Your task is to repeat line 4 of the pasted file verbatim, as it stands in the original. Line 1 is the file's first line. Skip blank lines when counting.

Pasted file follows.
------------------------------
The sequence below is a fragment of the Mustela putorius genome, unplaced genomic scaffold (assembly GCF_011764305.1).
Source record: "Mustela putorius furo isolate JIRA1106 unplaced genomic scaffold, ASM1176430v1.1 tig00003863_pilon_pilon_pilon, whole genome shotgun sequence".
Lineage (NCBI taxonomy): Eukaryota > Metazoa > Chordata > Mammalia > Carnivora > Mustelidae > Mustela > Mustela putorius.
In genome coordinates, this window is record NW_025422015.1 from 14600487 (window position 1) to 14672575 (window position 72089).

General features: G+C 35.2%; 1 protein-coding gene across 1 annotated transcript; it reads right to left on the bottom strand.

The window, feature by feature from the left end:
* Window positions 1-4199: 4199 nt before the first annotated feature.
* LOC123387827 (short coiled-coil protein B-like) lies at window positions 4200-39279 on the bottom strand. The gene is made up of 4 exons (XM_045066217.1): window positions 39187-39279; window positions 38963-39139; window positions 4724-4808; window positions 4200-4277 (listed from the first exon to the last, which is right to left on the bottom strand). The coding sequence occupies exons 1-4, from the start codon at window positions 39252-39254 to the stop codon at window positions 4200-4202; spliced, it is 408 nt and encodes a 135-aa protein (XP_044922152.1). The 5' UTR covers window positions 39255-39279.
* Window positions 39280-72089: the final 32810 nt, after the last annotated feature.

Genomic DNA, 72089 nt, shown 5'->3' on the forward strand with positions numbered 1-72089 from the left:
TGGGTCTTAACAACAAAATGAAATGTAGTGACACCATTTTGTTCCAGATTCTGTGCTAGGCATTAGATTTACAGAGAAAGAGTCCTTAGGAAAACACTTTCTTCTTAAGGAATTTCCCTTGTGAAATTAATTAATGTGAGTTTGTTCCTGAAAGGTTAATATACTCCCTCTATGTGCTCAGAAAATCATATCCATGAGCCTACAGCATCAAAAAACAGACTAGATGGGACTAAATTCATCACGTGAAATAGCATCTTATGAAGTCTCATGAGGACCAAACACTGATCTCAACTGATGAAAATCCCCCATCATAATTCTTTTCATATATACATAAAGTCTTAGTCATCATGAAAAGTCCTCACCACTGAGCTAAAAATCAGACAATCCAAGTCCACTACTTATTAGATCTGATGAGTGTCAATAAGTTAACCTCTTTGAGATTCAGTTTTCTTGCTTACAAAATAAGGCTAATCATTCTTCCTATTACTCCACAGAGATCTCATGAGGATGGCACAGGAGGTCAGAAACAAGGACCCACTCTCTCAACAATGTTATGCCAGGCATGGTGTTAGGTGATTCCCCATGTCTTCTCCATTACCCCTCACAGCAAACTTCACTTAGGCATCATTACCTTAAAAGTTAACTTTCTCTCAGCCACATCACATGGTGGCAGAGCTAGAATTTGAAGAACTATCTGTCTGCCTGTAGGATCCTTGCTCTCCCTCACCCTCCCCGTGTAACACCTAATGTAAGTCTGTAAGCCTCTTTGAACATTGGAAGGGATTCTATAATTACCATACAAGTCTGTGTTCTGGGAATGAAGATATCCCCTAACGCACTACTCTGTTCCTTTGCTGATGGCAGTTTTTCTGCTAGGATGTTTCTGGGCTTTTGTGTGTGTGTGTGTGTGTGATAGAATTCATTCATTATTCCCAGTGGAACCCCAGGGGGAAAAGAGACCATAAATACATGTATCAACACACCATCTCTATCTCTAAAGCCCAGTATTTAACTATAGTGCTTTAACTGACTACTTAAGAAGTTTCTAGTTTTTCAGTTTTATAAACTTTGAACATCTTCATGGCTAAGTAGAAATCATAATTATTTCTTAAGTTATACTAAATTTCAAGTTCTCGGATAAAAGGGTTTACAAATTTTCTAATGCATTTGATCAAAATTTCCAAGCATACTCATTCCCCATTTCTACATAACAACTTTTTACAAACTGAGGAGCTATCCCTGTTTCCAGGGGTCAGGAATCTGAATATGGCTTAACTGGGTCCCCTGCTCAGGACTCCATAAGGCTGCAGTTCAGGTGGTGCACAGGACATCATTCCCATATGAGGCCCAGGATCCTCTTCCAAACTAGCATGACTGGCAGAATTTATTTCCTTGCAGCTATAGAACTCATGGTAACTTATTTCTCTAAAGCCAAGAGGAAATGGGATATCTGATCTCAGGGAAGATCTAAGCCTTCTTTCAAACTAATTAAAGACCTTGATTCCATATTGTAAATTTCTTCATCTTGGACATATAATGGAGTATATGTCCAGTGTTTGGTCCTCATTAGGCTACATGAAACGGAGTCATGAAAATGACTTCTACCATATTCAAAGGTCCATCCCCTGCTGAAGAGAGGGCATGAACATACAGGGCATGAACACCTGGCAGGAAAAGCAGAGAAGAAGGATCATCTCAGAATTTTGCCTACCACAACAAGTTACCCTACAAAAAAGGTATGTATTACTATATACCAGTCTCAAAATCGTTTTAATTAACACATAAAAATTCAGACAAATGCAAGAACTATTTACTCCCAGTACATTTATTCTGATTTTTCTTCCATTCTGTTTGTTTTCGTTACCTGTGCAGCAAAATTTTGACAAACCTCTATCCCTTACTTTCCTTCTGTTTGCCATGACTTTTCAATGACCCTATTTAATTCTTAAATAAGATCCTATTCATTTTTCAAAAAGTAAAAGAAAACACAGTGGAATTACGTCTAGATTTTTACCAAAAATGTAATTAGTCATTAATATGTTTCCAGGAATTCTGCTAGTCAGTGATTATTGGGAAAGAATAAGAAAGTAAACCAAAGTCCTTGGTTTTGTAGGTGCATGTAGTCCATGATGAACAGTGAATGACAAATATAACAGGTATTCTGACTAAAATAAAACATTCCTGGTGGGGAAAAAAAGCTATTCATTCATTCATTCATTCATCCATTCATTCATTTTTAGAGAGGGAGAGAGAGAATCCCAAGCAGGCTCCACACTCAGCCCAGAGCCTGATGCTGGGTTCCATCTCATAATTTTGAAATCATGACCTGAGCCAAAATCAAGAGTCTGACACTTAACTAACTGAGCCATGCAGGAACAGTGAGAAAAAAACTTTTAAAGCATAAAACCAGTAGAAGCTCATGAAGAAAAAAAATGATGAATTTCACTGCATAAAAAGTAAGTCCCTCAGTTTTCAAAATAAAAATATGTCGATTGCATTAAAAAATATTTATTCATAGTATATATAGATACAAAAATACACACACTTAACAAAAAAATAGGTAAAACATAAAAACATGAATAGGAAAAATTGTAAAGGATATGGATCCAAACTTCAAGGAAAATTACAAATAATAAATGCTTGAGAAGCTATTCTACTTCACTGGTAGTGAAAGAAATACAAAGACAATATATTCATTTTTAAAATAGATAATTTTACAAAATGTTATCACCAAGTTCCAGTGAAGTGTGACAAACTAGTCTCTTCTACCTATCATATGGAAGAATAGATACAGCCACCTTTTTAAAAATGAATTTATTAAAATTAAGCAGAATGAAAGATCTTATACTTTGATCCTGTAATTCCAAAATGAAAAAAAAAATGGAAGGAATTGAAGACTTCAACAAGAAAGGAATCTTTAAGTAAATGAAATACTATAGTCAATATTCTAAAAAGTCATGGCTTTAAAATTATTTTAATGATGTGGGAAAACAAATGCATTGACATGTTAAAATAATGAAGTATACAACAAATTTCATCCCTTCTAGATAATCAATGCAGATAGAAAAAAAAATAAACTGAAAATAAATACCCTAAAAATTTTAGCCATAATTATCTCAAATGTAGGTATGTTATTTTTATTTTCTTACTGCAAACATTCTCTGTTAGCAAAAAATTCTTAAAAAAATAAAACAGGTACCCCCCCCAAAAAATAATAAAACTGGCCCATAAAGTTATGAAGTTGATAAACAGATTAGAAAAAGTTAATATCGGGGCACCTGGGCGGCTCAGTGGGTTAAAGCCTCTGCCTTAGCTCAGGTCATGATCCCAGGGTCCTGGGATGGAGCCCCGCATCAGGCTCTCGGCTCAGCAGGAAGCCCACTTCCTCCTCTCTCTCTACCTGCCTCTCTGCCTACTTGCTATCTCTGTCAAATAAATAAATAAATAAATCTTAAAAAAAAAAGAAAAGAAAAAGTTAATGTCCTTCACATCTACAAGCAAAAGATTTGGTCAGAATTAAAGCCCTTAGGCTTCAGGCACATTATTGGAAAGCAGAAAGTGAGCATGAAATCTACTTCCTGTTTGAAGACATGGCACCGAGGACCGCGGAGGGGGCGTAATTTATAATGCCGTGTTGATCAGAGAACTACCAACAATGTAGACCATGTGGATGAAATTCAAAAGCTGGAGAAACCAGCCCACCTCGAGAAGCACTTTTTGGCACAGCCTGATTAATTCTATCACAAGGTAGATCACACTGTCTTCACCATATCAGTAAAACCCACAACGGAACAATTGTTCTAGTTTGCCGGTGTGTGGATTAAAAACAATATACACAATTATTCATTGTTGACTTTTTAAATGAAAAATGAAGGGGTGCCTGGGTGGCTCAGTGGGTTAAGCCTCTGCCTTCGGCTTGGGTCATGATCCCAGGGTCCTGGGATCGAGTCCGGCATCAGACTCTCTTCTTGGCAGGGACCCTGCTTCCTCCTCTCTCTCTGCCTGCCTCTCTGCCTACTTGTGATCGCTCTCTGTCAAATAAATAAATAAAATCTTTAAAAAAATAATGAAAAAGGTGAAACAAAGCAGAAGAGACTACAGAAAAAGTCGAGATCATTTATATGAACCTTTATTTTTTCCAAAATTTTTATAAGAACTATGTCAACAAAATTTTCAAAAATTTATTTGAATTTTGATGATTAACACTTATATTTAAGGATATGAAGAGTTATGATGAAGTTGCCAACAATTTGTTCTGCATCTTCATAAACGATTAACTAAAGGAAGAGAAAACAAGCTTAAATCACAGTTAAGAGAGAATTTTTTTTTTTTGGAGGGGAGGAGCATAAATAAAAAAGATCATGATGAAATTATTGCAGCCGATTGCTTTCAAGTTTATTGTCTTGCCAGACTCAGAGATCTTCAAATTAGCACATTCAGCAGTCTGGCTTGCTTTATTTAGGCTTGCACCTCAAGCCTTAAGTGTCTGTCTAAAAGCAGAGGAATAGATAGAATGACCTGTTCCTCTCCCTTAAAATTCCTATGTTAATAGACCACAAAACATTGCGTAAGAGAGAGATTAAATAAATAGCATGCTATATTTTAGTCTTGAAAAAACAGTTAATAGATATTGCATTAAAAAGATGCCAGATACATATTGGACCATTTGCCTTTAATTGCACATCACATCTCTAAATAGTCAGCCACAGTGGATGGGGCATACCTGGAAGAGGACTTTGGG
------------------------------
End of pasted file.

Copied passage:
In genome coordinates, this window is record NW_025422015.1 from 14600487 (window position 1) to 14672575 (window position 72089).